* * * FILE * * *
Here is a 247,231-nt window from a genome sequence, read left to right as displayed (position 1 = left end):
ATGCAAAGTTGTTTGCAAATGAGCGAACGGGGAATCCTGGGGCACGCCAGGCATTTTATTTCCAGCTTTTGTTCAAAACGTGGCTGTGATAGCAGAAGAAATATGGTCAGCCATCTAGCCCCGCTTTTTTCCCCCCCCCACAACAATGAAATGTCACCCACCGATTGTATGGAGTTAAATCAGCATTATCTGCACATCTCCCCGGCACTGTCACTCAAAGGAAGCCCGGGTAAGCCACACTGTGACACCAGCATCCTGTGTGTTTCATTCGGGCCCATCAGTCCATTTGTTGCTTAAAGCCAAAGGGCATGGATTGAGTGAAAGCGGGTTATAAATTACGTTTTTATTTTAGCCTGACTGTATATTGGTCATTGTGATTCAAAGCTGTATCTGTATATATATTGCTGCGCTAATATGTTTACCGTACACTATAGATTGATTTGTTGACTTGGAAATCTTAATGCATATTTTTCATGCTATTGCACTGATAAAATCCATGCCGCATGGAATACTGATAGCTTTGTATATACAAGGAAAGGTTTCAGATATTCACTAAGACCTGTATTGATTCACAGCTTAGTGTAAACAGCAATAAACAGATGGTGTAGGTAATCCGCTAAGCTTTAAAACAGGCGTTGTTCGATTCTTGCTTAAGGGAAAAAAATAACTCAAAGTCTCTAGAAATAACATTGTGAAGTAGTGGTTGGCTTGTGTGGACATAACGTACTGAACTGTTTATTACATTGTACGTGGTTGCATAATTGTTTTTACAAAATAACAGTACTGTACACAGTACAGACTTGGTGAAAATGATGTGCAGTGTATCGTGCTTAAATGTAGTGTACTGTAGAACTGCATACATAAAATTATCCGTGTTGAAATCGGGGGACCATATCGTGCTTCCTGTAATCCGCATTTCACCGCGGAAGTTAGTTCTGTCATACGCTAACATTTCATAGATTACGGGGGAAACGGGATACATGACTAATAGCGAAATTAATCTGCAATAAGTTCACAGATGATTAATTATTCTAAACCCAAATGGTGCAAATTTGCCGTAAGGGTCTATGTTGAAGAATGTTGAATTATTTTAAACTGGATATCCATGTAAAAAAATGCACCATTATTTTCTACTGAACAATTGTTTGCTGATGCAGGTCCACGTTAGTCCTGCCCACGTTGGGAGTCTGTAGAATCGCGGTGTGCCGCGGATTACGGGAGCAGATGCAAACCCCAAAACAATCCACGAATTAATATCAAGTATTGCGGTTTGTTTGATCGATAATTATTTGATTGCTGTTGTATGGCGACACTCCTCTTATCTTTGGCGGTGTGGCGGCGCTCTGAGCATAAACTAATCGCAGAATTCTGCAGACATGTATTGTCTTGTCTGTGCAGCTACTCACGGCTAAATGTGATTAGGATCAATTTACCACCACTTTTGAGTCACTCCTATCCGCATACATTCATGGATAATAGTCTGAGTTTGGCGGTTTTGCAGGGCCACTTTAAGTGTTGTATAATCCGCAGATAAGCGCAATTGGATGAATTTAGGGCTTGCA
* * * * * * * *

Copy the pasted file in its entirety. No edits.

Here is a 247,231-nt window from a genome sequence, read left to right as displayed (position 1 = left end):
ATGCAAAGTTGTTTGCAAATGAGCGAACGGGGAATCCTGGGGCACGCCAGGCATTTTATTTCCAGCTTTTGTTCAAAACGTGGCTGTGATAGCAGAAGAAATATGGTCAGCCATCTAGCCCCGCTTTTTTCCCCCCCCCACAACAATGAAATGTCACCCACCGATTGTATGGAGTTAAATCAGCATTATCTGCACATCTCCCCGGCACTGTCACTCAAAGGAAGCCCGGGTAAGCCACACTGTGACACCAGCATCCTGTGTGTTTCATTCGGGCCCATCAGTCCATTTGTTGCTTAAAGCCAAAGGGCATGGATTGAGTGAAAGCGGGTTATAAATTACGTTTTTATTTTAGCCTGACTGTATATTGGTCATTGTGATTCAAAGCTGTATCTGTATATATATTGCTGCGCTAATATGTTTACCGTACACTATAGATTGATTTGTTGACTTGGAAATCTTAATGCATATTTTTCATGCTATTGCACTGATAAAATCCATGCCGCATGGAATACTGATAGCTTTGTATATACAAGGAAAGGTTTCAGATATTCACTAAGACCTGTATTGATTCACAGCTTAGTGTAAACAGCAATAAACAGATGGTGTAGGTAATCCGCTAAGCTTTAAAACAGGCGTTGTTCGATTCTTGCTTAAGGGAAAAAAATAACTCAAAGTCTCTAGAAATAACATTGTGAAGTAGTGGTTGGCTTGTGTGGACATAACGTACTGAACTGTTTATTACATTGTACGTGGTTGCATAATTGTTTTTACAAAATAACAGTACTGTACACAGTACAGACTTGGTGAAAATGATGTGCAGTGTATCGTGCTTAAATGTAGTGTACTGTAGAACTGCATACATAAAATTATCCGTGTTGAAATCGGGGGACCATATCGTGCTTCCTGTAATCCGCATTTCACCGCGGAAGTTAGTTCTGTCATACGCTAACATTTCATAGATTACGGGGGAAACGGGATACATGACTAATAGCGAAATTAATCTGCAATAAGTTCACAGATGATTAATTATTCTAAACCCAAATGGTGCAAATTTGCCGTAAGGGTCTATGTTGAAGAATGTTGAATTATTTTAAACTGGATATCCATGTAAAAAAATGCACCATTATTTTCTACTGAACAATTGTTTGCTGATGCAGGTCCACGTTAGTCCTGCCCACGTTGGGAGTCTGTAGAATCGCGGTGTGCCGCGGATTACGGGAGCAGATGCAAACCCCAAAACAATCCACGAATTAATATCAAGTATTGCGGTTTGTTTGATCGATAATTATTTGATTGCTGTTGTATGGCGACACTCCTCTTATCTTTGGCGGTGTGGCGGCGCTCTGAGCATAAACTAATCGCAGAATTCTGCAGACATGTATTGTCTTGTCTGTGCAGCTACTCACGGCTAAATGTGATTAGGATCAATTTACCACCACTTTTGAGTCACTCCTATCCGCATACATTCATGGATAATAGTCTGAGTTTGGCGGTTTTGCAGGGCCACTTTAAGTGTTGTATAATCCGCAGATAAGCGCAATTGGATGAATTTAGGGCTTGCA